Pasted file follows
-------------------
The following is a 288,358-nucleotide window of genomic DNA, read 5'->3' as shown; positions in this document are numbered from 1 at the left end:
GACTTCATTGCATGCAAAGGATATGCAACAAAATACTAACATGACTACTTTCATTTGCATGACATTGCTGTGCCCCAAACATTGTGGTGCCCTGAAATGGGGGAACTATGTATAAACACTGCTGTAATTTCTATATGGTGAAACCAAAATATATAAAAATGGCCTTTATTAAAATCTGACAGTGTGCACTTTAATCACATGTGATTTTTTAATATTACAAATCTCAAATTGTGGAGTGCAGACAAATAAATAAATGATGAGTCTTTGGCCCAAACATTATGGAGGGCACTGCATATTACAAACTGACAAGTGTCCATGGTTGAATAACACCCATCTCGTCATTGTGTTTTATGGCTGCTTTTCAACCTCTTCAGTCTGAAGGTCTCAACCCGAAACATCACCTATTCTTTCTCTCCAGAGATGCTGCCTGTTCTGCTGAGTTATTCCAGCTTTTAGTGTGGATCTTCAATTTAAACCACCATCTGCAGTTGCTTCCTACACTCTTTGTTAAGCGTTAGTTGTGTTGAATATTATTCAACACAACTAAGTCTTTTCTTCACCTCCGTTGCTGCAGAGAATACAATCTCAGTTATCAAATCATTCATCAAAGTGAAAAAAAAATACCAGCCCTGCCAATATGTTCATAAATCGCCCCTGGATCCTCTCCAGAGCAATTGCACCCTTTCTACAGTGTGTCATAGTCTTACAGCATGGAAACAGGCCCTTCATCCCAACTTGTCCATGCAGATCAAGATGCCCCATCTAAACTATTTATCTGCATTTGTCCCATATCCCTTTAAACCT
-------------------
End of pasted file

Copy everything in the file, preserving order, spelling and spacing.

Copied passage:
The following is a 288,358-nucleotide window of genomic DNA, read 5'->3' as shown; positions in this document are numbered from 1 at the left end:
GACTTCATTGCATGCAAAGGATATGCAACAAAATACTAACATGACTACTTTCATTTGCATGACATTGCTGTGCCCCAAACATTGTGGTGCCCTGAAATGGGGGAACTATGTATAAACACTGCTGTAATTTCTATATGGTGAAACCAAAATATATAAAAATGGCCTTTATTAAAATCTGACAGTGTGCACTTTAATCACATGTGATTTTTTAATATTACAAATCTCAAATTGTGGAGTGCAGACAAATAAATAAATGATGAGTCTTTGGCCCAAACATTATGGAGGGCACTGCATATTACAAACTGACAAGTGTCCATGGTTGAATAACACCCATCTCGTCATTGTGTTTTATGGCTGCTTTTCAACCTCTTCAGTCTGAAGGTCTCAACCCGAAACATCACCTATTCTTTCTCTCCAGAGATGCTGCCTGTTCTGCTGAGTTATTCCAGCTTTTAGTGTGGATCTTCAATTTAAACCACCATCTGCAGTTGCTTCCTACACTCTTTGTTAAGCGTTAGTTGTGTTGAATATTATTCAACACAACTAAGTCTTTTCTTCACCTCCGTTGCTGCAGAGAATACAATCTCAGTTATCAAATCATTCATCAAAGTGAAAAAAAAATACCAGCCCTGCCAATATGTTCATAAATCGCCCCTGGATCCTCTCCAGAGCAATTGCACCCTTTCTACAGTGTGTCATAGTCTTACAGCATGGAAACAGGCCCTTCATCCCAACTTGTCCATGCAGATCAAGATGCCCCATCTAAACTATTTATCTGCATTTGTCCCATATCCCTTTAAACCT